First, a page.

Movie Review: “Lizzie” Borden took an ax, and carried a torch in this new take on her life and crimes

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Two striking things stand out about the meticulously realized 19th century in Craig William Macneill’s film, “Lizzie,” about the infamous Lizzie Borden ax murders in Fall River, Massachusetts.

One is the surreal quiet that a world before telephones, electronic gadgets and non-stop media. Even without the distractions, family communication or any communication at all could be a strained, tricky thing.

And the other detail is the presence of axes. In a world where wood was still the main heating source and where home butchering of chickens was the norm, every house had axes everywhere.

The recent book, “The Man from the Train” investigated a possible late 19th century serial killer who generally did his victims in with an ax, and chose to storm into houses near train stations.

But even without that probable murder’s total, ax murders were far from a rare thing, even before Lizzie Borden allegedly “took an ax and gave her Mother” you-know-the-rest.

Macneill (“The Boy” was his) working from a Bryce Kass script, gives us tame-until-it-is-shocking film, glacially slow even as it makes that fateful turn we all know is coming. The Borden House is a seemingly serene setting fraught with tensions unseen and rarely expressed. The upper class Bordens, in this telling, are a family with secrets, motives and deep-seeded grudges.

And then a new maid (Kristen Stewart) shows up. Poor Bridget, Irish and labeled “Maggie” by the Irish-hating lady of the house (Fiona Shaw) has no idea what she’s let herself in for.

Father (Jamey Sheridan) is married to his second wife, a wealthy real estate speculator with a stern way with his two spinster daughters. Emma (Kim Dickens) stoically bears it. Lizzie (Chlöe Sevigny) doesn’t.

Father lectures her on attending the theater by herself, her “wanton displays” being “a public spectacle” (Lizzie has seizures) are “not helping your cause.” She is drifting past marriage age, and cavalier about it, further infuriating him.

But maybe she just hasn’t met Miss Right.

She asks for Bridget’s “proper name,” wonders if she can read and proceeds to take an interest in teaching her. Lizzie can hold her own with the sniping socialites she meets in public, and wears her father down in the simpler battle of wills.

Her bigger concern is what happens when he’s gone — not just his estate, but her own status. In a creaky, dead-silent wood frame house, there are no real secrets. The word “institutionalization” pops up.

And creepy Uncle John (Denis OHare, vulpine and stubbly) is sticking his nose in things, like Dad’s will.

The script frames this story as a flashback, telling us what happened in the months leading up to August 4, 1892. Macneill slow-walks us toward Lizzie’s date with destiny, and the speculative love affair that the film suggests was part of the day’s intrigues.

Stewart keeps Bridget passive, averting her eyes, always conscious of her place. It’s a compact performance, loneliness and powerlessness (Old Man Borden is a creeper) playing into her connection with Lizzie.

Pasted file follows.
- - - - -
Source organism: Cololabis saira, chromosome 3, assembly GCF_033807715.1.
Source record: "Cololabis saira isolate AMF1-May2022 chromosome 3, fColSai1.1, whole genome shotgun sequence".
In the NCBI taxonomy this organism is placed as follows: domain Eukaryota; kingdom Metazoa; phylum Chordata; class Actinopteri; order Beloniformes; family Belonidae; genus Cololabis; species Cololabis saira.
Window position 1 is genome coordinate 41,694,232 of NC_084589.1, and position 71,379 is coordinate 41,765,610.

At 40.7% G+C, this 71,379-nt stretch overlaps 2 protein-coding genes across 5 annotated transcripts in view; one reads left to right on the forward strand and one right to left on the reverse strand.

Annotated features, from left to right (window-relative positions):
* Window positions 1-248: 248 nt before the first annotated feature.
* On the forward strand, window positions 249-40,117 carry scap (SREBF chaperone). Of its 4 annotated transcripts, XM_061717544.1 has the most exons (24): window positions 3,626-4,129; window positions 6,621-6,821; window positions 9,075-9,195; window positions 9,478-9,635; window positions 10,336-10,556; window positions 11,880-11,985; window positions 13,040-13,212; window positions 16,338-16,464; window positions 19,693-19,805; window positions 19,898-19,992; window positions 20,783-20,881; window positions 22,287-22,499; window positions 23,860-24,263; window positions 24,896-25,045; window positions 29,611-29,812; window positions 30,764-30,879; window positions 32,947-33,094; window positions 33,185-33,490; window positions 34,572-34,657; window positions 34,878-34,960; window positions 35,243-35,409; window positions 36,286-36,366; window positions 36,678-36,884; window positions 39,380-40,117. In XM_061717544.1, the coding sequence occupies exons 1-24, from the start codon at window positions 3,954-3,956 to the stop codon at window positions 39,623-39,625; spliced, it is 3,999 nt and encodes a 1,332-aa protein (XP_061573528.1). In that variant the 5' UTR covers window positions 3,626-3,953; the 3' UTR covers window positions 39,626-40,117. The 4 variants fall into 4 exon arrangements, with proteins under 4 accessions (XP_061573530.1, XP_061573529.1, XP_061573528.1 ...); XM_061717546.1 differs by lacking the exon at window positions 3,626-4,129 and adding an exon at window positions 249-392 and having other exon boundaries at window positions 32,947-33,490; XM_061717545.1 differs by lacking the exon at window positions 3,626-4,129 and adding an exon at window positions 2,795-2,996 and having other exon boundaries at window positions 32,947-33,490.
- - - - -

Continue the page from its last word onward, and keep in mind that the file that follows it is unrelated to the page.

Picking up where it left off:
Sheridan is properly repressed, cruel and imperious, the “man in his castle” who probably has made many enemies with his real-estate dealings — somebody is sending threatening notes — “Your sin will kill you…The end is near.”

Sevigny’s Borden is altogether too colorless here to be a dazzling villain or victim, depending on how you want to interpret events. Her repressed defiance is more passive than steely and doesn’t completely come off, as Lizzie seems everything her doctor, father, stepmother and uncle believe — naive, highly strung, overconfident of her own cunning. She can be bullied, but she is a poor judge of when she can’t. She stages a stupidly obvious burglary at one point, desperate to secure funds to escape being put away.

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Decades of horror cinema behind us, and the nature of the crime — here given a lurid twist by following one theory of how no blood was on the alleged killer’s clothes — still has the power to stun in their violence.

Macneill may impress us with his patience, the chilling quiet of it all, the occasional furtive camera placement capturing the beginnings of a lifeboat romance, two lost souls struggling to hang on to each other in a hell house in Fall River.

Mainly though, he underwhelms. The casting seems right, the pacing washes out the overbearing nature of these lives and waters down the motivations this script seems intent on providing.

It’s a hard sell, that “they have it coming.” Because as Eastwood’s soul-scorched bad man Bill Munny in taught us in “Unforgiven,” “We ALL do.” But nobody short of the most inhuman of human monsters deserved this.

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MPAA Rating: R for violence and grisly images, nudity, a scene of sexuality and some language

Cast: Kristen Stewart, Chlöe Sevigny, Fiona Shaw, Jamey Sheridan, Kim Dickens

Credits:Directed by Craig William Macneill , script by Bryce Kass. A Roadside Attractions release.

Running time: 1:43

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